Download A Brief Introduction to the Semitic Languages (Gorgias by Aaron D. Rubin PDF

By Aaron D. Rubin

With a written historical past of approximately 5 thousand years, the Semitic languages contain one of many global s earliest attested and longest attested households. renowned family members comprise Arabic, Hebrew, Aramaic, Amharic, and Akkadian. This quantity offers an summary of this significant language kinfolk, together with either old and smooth languages. After a short creation to the heritage of the kin and its inner class, next chapters conceal themes in phonology, morphology, syntax, and lexicon.Each bankruptcy describes gains which are attribute of the Semitic language kinfolk as a complete, in addition to many of the extra notable advancements that happen within the person languages. this gives either a typological evaluation and an outline of extra precise good points. The chapters comprise plentiful examples from quite a few languages. the entire examples contain morpheme via morpheme glosses, in addition to translations, which assist in making those examples transparent and obtainable even to these no longer accustomed to a given language. Concluding the ebook is a close advisor to additional examining, which directs the reader to an important reference instruments and secondary literature, and an up to date bibliography.This short creation includes a wealthy number of information, and covers subject matters now not generally present in brief sketches equivalent to this. The readability of presentation makes it beneficial not just to these within the box of Semitic linguistics, but in addition to the final linguist or language fanatic who needs to profit anything approximately this significant language relations.

Show description

Read Online or Download A Brief Introduction to the Semitic Languages (Gorgias Handbooks) PDF

Best linguistics books

Understanding Pragmatics

Knowing Pragmatics takes an interdisciplinary method of offer an obtainable advent to linguistic pragmatics. This e-book discusses how the that means of utterances can in basic terms be understood relating to total cultural, social and interpersonal contexts, in addition to to culture-specific conventions and the speech occasions during which they're embedded.

English in Tibet, Tibet in English: Self-Presentation in Tibet and the Diaspora

This ebook explores varieties of self-presentation in Tibet and the Tibetan diaspora: that of British writers of their trip texts to Tibet from 1774 to 1910 and that of Tibetans in fresh autobiographies in English. McMillin argues that Tibet and the Anglophone West have had a protracted, complicated, and convoluted courting that may be explored, partly, via research of English language writings.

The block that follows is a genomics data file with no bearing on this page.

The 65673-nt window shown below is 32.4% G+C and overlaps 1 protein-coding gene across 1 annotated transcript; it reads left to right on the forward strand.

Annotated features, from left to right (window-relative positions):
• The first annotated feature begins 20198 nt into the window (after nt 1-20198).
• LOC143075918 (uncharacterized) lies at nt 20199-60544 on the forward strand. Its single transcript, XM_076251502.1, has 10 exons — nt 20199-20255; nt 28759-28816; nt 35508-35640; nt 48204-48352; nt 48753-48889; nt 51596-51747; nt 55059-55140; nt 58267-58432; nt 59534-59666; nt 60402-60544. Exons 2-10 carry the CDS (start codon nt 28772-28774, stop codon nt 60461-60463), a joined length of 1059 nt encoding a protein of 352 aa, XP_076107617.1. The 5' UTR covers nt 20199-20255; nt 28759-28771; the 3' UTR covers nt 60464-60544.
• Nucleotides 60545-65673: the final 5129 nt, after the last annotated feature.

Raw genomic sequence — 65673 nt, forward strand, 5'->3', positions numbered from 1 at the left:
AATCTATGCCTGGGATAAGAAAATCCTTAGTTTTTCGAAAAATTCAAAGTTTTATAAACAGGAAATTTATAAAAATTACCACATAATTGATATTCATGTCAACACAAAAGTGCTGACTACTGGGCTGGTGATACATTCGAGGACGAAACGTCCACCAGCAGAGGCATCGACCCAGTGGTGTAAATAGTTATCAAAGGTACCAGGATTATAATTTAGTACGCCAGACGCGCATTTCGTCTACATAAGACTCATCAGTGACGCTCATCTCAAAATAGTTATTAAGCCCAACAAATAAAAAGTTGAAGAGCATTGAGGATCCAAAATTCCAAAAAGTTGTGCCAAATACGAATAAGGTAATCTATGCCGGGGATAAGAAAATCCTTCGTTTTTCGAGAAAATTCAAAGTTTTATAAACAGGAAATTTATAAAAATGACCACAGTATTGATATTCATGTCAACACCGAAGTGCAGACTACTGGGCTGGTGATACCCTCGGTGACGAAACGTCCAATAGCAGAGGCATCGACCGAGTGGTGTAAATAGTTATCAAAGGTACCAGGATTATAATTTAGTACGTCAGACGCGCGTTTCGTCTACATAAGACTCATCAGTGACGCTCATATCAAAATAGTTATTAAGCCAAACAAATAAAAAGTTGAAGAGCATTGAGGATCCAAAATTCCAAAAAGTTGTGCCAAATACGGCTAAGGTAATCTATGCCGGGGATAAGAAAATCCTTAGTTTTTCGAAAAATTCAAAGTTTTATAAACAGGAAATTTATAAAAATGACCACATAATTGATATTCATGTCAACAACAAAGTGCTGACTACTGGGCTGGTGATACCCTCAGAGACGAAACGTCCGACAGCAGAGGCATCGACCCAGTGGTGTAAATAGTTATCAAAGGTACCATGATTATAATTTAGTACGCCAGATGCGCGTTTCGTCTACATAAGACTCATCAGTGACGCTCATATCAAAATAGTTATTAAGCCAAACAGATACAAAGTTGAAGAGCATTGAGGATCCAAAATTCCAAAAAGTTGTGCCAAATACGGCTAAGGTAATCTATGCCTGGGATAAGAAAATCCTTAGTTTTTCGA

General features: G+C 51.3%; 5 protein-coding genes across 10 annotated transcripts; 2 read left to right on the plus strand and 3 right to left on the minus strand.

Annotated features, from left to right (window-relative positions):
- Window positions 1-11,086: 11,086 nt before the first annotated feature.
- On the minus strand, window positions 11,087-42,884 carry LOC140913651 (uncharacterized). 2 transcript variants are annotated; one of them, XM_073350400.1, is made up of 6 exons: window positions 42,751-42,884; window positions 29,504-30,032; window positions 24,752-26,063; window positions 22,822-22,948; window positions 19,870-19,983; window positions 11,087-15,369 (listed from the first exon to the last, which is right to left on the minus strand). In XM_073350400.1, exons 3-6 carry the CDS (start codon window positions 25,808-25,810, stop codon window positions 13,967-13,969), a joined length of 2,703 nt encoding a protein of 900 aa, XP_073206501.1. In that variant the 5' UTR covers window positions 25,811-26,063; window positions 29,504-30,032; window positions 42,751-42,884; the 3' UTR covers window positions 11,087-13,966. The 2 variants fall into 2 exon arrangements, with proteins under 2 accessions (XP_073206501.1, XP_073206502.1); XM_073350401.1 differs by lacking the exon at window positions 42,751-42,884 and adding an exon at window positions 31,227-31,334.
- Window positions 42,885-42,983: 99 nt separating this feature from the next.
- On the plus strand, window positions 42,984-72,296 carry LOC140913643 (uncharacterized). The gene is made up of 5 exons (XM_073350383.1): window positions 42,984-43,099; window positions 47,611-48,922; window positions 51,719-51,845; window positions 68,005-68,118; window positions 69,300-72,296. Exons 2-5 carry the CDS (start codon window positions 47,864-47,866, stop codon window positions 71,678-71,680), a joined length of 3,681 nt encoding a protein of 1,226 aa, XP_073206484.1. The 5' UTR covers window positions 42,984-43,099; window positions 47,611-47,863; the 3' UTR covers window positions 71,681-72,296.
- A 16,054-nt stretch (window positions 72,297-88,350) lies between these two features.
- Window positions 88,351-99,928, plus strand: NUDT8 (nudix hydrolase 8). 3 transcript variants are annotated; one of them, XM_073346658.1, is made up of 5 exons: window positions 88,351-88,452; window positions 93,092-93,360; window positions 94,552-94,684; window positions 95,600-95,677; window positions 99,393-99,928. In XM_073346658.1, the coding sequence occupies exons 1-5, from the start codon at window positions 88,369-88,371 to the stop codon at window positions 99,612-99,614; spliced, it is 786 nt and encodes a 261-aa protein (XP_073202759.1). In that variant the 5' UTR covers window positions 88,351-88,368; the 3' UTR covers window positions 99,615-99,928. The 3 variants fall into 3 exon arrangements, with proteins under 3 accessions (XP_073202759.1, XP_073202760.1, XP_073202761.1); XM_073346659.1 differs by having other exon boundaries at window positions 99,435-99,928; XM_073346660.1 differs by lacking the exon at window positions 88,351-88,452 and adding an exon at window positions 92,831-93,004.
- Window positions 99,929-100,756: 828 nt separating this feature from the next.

Radical Frame Semantics and Biblical Hebrew: Exploring Lexical Semantics

Considering the fact that James Barr’s paintings within the Sixties, the problem for Hebrew students has been to proceed to use the insights of linguistic semantics to the learn of biblical Hebrew. This e-book starts off via describing a number of ways to semantic and grammatical research, together with structural semantics, cognitive linguistics and cognitive metaphors, body semantics, and William Croft’s Radical development Grammar.

Additional resources for A Brief Introduction to the Semitic Languages (Gorgias Handbooks)

Example text

BIBUOGRAPHY 87 Ciancaglini, Claudia A. 2008. Iranian Loanwords in Syriac. Wies­ baden: Ludwig Reichert. Coffin, Edna Amir, and Shmuel Bolozky. 2005. A Reference Grammar of Modem Hebrew. Cambridge: Cambridge Univer­ sity Press. Cohen, David. [1984] 2003. La phrase nominale et l'evolution du systeme verbal en semitique: Etudes de syntaxe historique. Leu­ ven: Peeters. Cohen, David, Fran�ois Bron, and Antoine Lonnet. 1994-.

This is because the predicative adjectives have verbal properties, in that they are associated with verbal roots; indicate person, number and gender; can take the marker of subordination; and can take a ventive morpheme. Indeed, in West Semitic, this de­ veloped into a true past tense (as noted in §1). SG, sick-ISG 'the man is sick, the woman is sick, I am sick' (Huehnergard 2005b) Agreement in Classical and Modern Standard Arabic is slightly more complex than in the other languages. The above rules given for attributive and predicative adjectives apply when the noun is singular or dual.

It is important to point out that a derived stem verb need not have a corresponding G·Stem verb. For example, in Arabic, the verb 7arsala 'send' is a C·Stem verb, but the root RSL does not occur in the G·Stem. There is no other verb from which 7arsala can be derived as a causative. As another example, in Mehri , the 47 verb sanas 'dare' (root 7NS) is a 5 1 ·Stem (a type of C·Stem spe· cific to Modem South Arabian), but this is the only stem in which this root occurs. As these examples illustrate, it can hap· pen that a derived stem verb is simply lexical and not "derived" at all.

Download PDF sample

Rated 4.21 of 5 – based on 22 votes